eugenics_display2Yesterday I posted on a recent essay by Obamacare architect, Ezekiel Emanuel, who claimed that he only intended to live until he was 75. He made a point of saying that he didn’t wish to inflict his vision on anyone else, but the metrics he laid out for continuing life are sadly widespread in a medical profession that has ceased to see its role as one of healing the sick and injured and rather one of deciding what is best for people and society. The old joke that says the difference between God and a doctor is that God doesn’t think He’s a doctor has truly come to represent the state of affairs.

Unfortunately, that mentality also permeates the legal profession.

Under our system of government Congress makes law and the courts see to the application of those laws. The judiciary is not only not a policy making body but is wildly unsuited by training and temperament to act as one. Take for instance the interview given by Supreme Court Justice Ruth Bader Ginsburg to Elle magazine:

Fifty years from now, which decisions in your tenure do you think will be the most significant?

Well, I think 50 years from now, people will not be able to understand Hobby Lobby. Oh, and I think on the issue of choice, one of the reasons, to be frank, that there’s not so much pro-choice activity is that young women, including my daughter and my granddaughter, have grown up in a world where they know if they need an abortion, they can get it. Not that either one of them has had one, but it’s comforting to know if they need it, they can get it.

The impact of all these restrictions is on poor women, because women who have means, if their state doesn’t provide access, another state does. I think that the country will wake up and see that it can never go back to [abortions just] for women who can afford to travel to a neighboring state…

When people realize that poor women are being disproportionately affected, that’s when everyone will wake up? That seems very optimistic to me.

Yes, I think so…. It makes no sense as a national policy to promote birth only among poor people.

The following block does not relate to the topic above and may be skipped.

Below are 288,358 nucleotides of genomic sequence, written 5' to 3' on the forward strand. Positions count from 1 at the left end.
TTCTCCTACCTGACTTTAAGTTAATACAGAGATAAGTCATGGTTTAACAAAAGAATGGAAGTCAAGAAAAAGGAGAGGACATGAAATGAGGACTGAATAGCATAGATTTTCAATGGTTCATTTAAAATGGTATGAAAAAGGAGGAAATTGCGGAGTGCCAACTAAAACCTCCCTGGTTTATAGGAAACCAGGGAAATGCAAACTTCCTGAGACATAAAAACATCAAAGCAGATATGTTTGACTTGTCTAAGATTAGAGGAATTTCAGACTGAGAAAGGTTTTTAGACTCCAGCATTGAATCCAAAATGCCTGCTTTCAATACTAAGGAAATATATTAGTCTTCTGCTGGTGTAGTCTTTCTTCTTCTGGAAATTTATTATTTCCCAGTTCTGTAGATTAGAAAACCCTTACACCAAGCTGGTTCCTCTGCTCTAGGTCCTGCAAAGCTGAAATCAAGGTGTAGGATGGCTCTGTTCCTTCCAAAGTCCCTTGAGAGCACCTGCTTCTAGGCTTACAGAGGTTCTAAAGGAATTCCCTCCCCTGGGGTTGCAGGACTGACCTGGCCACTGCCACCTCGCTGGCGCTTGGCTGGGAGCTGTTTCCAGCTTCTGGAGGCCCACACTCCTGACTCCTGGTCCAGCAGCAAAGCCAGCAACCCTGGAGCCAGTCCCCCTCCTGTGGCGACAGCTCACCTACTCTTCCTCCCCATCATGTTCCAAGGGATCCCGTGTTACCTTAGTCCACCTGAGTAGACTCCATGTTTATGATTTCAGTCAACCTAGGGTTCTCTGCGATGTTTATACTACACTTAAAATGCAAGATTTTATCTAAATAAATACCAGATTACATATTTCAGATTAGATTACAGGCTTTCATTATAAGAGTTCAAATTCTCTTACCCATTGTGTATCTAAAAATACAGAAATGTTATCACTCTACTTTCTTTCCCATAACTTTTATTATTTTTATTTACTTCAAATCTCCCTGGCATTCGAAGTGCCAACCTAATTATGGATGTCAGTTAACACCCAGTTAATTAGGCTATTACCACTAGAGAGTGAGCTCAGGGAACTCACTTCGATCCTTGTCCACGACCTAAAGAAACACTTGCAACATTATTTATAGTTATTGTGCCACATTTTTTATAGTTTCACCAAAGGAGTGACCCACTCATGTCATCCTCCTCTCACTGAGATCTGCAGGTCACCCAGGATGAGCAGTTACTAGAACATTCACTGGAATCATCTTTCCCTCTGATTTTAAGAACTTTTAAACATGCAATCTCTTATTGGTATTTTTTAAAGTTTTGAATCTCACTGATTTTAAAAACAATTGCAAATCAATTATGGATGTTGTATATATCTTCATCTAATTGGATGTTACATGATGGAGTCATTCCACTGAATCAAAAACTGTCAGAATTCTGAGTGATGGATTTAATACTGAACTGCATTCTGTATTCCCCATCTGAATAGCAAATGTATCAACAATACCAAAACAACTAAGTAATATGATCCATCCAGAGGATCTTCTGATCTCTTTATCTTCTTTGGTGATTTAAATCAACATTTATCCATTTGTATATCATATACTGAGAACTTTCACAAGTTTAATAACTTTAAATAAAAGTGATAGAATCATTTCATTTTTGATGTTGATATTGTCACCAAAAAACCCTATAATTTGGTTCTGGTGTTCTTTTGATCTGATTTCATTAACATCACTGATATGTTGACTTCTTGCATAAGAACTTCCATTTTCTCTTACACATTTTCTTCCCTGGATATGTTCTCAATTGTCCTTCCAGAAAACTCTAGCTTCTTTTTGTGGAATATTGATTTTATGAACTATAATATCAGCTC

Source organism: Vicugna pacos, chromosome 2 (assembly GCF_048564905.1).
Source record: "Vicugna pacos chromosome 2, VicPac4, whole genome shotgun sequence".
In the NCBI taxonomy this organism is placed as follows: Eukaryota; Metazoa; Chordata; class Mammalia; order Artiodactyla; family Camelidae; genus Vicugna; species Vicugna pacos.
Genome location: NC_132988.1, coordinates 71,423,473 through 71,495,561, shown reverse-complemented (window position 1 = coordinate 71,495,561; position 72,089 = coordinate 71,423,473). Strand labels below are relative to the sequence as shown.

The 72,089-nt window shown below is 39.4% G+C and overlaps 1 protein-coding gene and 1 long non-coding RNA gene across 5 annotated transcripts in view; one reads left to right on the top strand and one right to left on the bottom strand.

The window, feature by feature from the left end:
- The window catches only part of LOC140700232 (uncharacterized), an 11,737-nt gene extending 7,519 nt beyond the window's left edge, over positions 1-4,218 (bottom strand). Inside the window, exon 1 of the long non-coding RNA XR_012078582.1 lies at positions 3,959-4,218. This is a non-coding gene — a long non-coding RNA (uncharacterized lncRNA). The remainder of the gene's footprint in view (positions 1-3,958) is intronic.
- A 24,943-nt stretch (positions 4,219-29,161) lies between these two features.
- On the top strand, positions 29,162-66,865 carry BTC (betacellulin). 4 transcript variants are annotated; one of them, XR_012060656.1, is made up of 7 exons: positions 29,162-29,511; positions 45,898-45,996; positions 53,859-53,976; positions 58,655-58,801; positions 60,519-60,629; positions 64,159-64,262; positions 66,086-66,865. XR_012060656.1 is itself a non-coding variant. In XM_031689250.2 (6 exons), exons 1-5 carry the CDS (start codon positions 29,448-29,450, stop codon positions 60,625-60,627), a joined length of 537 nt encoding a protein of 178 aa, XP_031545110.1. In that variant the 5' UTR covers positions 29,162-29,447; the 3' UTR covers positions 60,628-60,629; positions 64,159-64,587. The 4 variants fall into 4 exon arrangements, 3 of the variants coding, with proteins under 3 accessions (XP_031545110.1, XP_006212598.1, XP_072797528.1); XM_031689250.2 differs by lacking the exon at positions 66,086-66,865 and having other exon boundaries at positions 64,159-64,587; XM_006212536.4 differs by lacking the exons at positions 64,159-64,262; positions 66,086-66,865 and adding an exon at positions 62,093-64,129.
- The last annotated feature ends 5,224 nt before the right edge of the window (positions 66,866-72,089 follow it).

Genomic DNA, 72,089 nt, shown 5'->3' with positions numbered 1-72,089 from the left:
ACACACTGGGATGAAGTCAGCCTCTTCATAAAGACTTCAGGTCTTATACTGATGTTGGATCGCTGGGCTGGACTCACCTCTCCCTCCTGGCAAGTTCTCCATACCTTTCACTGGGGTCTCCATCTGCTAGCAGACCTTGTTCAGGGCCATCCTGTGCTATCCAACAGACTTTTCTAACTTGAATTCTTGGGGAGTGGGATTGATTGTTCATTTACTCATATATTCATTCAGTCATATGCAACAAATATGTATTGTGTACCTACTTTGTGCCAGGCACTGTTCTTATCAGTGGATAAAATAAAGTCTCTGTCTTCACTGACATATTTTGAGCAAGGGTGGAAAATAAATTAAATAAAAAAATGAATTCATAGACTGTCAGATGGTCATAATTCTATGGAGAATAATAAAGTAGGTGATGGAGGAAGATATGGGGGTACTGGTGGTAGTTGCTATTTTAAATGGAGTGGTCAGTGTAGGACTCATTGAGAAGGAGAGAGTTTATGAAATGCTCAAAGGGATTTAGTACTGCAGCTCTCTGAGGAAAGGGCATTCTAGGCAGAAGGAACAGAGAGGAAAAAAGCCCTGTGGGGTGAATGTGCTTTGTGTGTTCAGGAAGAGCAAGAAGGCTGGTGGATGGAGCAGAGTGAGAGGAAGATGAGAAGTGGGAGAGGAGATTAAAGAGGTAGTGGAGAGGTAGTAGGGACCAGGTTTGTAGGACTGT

Eliminating abortion is hardly a policy that “promote[s] birth only among poor people.” Even if that were the policy, Ginsburg’s views on its wisdom might be of interest to her but they aren’t germane to the issue. Online some have argued that this quote doesn’t advocate eugenics, but when taken in context with a previous New York Times Magazine interview (hat tip to the indefatigable Mollie Hemmingway at The Federalist) that is exactly what she is advocating.

Q: Are you talking about the distances women have to travel because in parts of the country, abortion is essentially unavailable, because there are so few doctors and clinics that do the procedure? And also, the lack of Medicaid for abortions for poor women?

JUSTICE GINSBURG: Yes, the ruling about that surprised me. [Harris v. McRae — in 1980 the court upheld the Hyde Amendment, which forbids the use of Medicaid for abortions.] Frankly I had thought that at the time Roe was decided, there was concern about population growth and particularly growth in populations that we don’t want to have too many of. So that Roe was going to be then set up for Medicaid funding for abortion. Which some people felt would risk coercing women into having abortions when they didn’t really want them. But when the court decided McRae, the case came out the other way. And then I realized that my perception of it had been altogether wrong.